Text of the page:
About 1904-05 Nanasaheb Chandorkar was Mamlatdar at Jamner, in the Khandesh District, which is more that 100 miles distant from Shirdi. His daughter Mainatai was pregnant and was about to deliver. He case was very serious and she was suffering from labour pains for the last two or three days. Nanasaheb tried all remedies but they proved in vain; he then remembered Baba and invoked His aid. There in Shirdi, one Ramgirbuva, whom Baba called Bapugirbuva, wanted at this time to go to his native place in Khandesh. Baba called him and told him to take a little rest and stop at Jamner on his way home and give the Udi and Arati to Nanasaheb. Ramgirbuva said that he had only two rupees with him and that amount was barely sufficient for the railway fare upto Jalgaon and it was not possible for him to go from jalgaon to Jamner, a distance of about 30 miles. Baba assured him that he need not worry, as everything would be provided for him. Then Baba asked Shama to write the well-known Arati composed by Madhav Adkar (a translation of this is given at the end of this work) and give a copy of it with Udi to Ramgirbuva to be delivered to Nanasaheb. Then relying on Baba's words, Ramgirbuva left Shirdi and reached Jalgaon at about 2-45 a.m. He had only two annas left with him and was in a hard plight. To his great relief he heard somebody calling out "Who is Bapugirbuva of Shirdi?" He went to him and told him that he was the person Bapugirbuva. Then the peon, professing to be sent by Nanasaheb, took him out to an excellent tanga with a good pair of horses. They both drove in it. The tanga ran fast and early in the morning they came to a brooklet. The drive took the horses for watering them and the peon asked Ramgirbuva to partake of some eatables. On seeing the beard, moustache and the livery of the peon, Rangirbuva suspected him to be a Moslem and was unwilling to take any refreshments from him, but the peon satisfied him by saying that he was a Hindu, a Kshatriya of Garhwal and that Nanasaheb had sent these refreshments and that there should be no difficulty, nor any doubt about acceptance. Then both of them took the refreshments and started again. They reached Jamner at dawn. Ramgirbuva alighted to attend a call of nature (passing urine) and returned within a few minutes, but found that there was no tanga, no driver and no peon. He was dumbfounded. Then he went to the neighbouring Katcheri and making enquiries, learnt that the Mamlatdar was at home. He went to Nanasaheb's house, and announced himself and gave to Nanasaheb, Baba's Udi and Arati. At this time, Mainatai's case was most serious and all were in deep anxiety about her. Nanasaheb called out his wife and asked her to give the Udi, mixed with water, to their daughter to drink, and sing Baba's Arati. He thought that Baba's help was most opportune. In a few minutes came the news that the delivery was safe and that the crisis had passed away. When Ramgirbuva thanked Nanasaheb for the peon, tanga and the refreshments etc. the latter was greatly surprised as he had sent none to the station, and was not aware of any person coming from Shirdi.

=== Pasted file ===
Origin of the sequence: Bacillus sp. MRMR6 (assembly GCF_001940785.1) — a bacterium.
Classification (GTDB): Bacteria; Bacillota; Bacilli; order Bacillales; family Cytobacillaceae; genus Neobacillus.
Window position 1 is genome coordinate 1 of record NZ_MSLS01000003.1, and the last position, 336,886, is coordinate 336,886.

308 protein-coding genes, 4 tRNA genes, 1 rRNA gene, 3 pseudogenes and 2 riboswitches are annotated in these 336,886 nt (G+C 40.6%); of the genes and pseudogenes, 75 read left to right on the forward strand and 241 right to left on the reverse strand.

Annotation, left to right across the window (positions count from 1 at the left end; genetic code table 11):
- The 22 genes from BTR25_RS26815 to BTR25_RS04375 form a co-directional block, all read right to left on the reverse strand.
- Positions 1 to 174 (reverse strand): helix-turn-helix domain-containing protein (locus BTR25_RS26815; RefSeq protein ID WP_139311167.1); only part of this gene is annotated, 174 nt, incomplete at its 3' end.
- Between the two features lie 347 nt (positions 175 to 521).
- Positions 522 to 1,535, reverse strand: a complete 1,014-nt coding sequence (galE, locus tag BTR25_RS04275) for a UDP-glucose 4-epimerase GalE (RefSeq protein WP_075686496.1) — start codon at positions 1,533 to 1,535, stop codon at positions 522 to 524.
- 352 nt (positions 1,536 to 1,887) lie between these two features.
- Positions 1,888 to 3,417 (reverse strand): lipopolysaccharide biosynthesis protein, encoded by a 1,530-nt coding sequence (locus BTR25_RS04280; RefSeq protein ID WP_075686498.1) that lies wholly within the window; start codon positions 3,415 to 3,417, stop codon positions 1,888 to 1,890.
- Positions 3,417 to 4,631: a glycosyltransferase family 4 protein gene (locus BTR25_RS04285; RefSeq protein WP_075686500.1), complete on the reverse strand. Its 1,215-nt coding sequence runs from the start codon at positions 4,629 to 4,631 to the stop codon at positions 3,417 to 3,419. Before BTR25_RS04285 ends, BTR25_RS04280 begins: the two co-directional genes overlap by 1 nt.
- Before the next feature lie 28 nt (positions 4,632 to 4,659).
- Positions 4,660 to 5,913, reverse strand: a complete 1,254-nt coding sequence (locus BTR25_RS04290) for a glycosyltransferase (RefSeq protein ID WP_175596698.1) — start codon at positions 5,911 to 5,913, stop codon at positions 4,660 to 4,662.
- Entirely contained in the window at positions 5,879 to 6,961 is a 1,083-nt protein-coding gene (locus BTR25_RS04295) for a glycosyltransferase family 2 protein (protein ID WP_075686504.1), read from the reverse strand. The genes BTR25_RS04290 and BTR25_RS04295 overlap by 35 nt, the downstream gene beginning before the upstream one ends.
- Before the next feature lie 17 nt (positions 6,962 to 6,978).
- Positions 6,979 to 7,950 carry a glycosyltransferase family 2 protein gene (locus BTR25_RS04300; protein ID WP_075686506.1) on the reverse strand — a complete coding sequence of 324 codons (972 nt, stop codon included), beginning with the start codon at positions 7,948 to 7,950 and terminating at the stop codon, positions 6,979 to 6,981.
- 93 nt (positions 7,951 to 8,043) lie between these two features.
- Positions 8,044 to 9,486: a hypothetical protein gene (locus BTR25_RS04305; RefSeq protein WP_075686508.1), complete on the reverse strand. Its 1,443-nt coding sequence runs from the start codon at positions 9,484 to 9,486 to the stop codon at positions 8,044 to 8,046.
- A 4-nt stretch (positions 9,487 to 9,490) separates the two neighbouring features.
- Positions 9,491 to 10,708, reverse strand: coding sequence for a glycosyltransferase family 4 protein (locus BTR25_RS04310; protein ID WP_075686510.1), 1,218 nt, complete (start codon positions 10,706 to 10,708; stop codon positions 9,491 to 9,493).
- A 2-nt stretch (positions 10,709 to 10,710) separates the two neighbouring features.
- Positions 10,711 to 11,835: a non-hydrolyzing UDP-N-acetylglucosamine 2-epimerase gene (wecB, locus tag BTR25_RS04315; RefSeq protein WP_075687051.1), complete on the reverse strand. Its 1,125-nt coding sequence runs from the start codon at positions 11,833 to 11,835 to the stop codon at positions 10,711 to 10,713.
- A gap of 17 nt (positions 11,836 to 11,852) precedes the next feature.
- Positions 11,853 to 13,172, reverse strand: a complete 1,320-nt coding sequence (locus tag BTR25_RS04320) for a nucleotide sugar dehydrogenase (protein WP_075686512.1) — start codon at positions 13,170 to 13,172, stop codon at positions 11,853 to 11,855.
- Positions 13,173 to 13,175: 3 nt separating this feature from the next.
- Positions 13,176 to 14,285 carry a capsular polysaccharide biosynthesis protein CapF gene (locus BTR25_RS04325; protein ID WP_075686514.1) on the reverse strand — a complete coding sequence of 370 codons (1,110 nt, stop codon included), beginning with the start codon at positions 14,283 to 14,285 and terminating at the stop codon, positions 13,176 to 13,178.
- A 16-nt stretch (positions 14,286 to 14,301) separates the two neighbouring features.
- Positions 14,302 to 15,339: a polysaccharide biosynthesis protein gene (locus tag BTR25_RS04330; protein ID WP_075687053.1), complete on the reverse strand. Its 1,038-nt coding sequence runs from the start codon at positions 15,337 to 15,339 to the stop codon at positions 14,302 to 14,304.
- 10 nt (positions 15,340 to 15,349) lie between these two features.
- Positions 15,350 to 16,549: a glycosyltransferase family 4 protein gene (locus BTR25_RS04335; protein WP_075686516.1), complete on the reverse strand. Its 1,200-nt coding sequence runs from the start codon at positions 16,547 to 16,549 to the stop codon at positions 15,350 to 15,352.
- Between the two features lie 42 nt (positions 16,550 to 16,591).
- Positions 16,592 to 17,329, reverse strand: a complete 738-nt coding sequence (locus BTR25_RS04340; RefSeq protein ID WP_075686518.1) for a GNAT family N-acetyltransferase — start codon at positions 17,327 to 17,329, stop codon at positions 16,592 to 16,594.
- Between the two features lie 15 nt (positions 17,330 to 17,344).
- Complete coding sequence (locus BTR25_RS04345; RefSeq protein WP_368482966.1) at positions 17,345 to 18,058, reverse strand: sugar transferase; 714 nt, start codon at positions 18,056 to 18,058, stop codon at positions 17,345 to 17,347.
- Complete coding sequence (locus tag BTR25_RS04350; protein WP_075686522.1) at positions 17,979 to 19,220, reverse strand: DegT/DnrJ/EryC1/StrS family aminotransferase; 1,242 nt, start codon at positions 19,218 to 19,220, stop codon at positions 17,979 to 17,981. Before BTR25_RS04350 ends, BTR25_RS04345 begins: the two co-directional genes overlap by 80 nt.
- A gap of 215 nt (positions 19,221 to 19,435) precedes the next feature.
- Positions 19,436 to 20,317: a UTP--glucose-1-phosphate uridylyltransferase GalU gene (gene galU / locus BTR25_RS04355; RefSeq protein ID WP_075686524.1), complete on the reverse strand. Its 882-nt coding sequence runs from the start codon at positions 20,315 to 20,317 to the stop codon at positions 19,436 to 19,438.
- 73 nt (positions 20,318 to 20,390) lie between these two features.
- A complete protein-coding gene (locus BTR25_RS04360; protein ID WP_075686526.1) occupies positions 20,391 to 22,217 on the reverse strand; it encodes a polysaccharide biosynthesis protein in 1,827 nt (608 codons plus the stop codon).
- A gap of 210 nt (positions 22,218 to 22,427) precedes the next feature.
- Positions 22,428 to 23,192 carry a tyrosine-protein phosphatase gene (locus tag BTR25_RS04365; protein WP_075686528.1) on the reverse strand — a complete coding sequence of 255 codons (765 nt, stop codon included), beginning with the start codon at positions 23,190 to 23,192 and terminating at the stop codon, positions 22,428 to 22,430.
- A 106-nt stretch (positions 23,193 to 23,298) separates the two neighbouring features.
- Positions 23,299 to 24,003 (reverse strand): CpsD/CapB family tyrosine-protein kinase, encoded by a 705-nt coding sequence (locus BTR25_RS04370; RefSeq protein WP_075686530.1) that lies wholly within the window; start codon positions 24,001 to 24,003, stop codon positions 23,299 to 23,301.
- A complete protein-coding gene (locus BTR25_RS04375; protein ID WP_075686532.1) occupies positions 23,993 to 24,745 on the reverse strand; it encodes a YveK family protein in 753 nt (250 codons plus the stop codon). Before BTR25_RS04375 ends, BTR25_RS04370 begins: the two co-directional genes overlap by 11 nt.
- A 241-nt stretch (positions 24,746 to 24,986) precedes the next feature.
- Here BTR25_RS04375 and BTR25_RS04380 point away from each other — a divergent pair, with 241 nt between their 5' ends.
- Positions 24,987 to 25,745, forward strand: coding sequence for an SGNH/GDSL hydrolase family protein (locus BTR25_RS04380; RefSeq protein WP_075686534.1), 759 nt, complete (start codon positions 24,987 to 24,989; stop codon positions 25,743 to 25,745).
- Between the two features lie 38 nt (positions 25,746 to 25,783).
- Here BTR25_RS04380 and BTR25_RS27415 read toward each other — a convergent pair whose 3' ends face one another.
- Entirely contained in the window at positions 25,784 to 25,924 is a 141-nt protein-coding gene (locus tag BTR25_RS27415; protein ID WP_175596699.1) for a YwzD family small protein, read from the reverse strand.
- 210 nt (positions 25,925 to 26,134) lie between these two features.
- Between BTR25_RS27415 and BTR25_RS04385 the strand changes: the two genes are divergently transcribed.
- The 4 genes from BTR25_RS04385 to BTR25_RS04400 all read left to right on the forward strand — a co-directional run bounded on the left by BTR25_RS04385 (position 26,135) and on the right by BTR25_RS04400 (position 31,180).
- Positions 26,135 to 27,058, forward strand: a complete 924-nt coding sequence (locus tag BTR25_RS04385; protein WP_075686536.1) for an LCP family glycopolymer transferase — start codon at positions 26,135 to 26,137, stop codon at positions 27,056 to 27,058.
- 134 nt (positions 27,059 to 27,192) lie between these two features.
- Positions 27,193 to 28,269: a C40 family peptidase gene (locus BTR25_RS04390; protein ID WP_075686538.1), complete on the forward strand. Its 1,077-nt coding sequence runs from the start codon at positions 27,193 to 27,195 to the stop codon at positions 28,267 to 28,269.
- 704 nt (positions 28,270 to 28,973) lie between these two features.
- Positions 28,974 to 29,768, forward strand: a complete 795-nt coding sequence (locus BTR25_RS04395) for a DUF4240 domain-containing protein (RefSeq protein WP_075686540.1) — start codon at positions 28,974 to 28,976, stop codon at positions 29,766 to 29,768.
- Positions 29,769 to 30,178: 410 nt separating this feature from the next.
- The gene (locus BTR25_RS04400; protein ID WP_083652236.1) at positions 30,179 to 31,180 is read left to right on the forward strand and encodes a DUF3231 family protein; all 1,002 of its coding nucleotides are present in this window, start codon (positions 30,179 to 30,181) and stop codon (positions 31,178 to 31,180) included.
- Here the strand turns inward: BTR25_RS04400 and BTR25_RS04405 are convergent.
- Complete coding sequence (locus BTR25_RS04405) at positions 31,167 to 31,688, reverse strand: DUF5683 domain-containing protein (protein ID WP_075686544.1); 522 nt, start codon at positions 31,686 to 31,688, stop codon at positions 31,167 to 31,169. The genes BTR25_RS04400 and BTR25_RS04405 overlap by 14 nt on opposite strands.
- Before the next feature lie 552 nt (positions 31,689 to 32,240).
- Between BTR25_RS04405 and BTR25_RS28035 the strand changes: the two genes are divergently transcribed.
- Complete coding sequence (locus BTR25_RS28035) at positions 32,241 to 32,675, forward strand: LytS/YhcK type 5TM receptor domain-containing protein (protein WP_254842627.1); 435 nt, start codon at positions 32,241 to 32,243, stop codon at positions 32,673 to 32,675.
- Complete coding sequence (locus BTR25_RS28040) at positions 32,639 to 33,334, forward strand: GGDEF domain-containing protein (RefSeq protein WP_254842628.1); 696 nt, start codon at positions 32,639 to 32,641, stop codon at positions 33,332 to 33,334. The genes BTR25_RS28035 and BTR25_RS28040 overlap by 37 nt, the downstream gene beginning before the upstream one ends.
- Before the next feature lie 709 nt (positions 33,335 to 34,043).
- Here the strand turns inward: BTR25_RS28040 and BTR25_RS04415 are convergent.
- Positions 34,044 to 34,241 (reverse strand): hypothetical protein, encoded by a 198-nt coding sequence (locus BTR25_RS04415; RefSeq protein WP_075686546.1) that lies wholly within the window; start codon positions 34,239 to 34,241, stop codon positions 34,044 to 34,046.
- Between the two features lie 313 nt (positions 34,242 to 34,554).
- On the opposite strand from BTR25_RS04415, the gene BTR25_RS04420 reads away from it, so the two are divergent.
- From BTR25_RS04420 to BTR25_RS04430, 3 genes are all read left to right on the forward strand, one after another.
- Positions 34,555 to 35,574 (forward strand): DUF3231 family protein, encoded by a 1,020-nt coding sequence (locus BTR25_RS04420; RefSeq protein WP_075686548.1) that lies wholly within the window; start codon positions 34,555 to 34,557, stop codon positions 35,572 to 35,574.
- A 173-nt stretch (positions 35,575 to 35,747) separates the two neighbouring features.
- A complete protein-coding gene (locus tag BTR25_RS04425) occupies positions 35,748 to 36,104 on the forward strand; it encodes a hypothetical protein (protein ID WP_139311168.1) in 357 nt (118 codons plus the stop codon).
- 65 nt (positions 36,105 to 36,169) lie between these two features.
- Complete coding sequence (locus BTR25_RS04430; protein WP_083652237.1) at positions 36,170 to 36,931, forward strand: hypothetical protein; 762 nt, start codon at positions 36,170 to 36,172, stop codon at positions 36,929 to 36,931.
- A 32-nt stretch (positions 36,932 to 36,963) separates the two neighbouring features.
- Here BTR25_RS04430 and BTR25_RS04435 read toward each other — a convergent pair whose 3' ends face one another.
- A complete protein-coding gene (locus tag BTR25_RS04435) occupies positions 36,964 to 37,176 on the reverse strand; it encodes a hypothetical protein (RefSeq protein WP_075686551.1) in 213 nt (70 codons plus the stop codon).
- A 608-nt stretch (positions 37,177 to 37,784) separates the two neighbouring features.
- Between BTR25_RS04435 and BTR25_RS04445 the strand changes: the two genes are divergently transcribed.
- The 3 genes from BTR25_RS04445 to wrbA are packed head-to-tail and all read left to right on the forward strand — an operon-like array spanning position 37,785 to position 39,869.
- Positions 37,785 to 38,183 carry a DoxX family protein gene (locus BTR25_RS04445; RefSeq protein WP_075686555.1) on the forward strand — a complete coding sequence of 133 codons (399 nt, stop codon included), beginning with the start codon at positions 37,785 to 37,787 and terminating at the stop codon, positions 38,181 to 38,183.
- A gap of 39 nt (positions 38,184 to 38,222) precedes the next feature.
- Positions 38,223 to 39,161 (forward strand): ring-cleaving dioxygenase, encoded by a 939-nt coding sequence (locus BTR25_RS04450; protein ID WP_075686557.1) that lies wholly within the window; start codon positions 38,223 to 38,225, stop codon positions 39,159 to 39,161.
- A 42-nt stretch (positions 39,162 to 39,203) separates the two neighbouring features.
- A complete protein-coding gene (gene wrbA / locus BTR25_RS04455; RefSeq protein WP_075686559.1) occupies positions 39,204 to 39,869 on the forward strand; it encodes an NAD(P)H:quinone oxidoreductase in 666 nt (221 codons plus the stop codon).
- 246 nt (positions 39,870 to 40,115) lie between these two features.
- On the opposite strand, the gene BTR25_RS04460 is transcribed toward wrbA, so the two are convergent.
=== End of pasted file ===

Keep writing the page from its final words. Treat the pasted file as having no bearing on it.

Mr. B.V. Deo of Thana, Retired Mamlatdar, made enquiries about this matter with Bapurao Chandorkar, son of Nanasaheb and Ramgirbuva of Shirdi and after satisfying himself wrote an elaborate article - part prose and part poetry - in Shri Sai Leela magazine (Vol. 13 Nos. 11, 12 and 13). Brother B.V. Narsimhswami has also taken down the statements of (1) Mainatai (No. V page 14) and (2) Bapusaheb Chandorkar (No. XX page 50) and (3) Ramgirbuva (No. XXVII, Page 83) dated Ist June 1936, 16th September 1936 and Ist December 1936 respectively and published them in his "Devotees' Experiences, Part III." The following is quoted from Ramgirbuva's statement.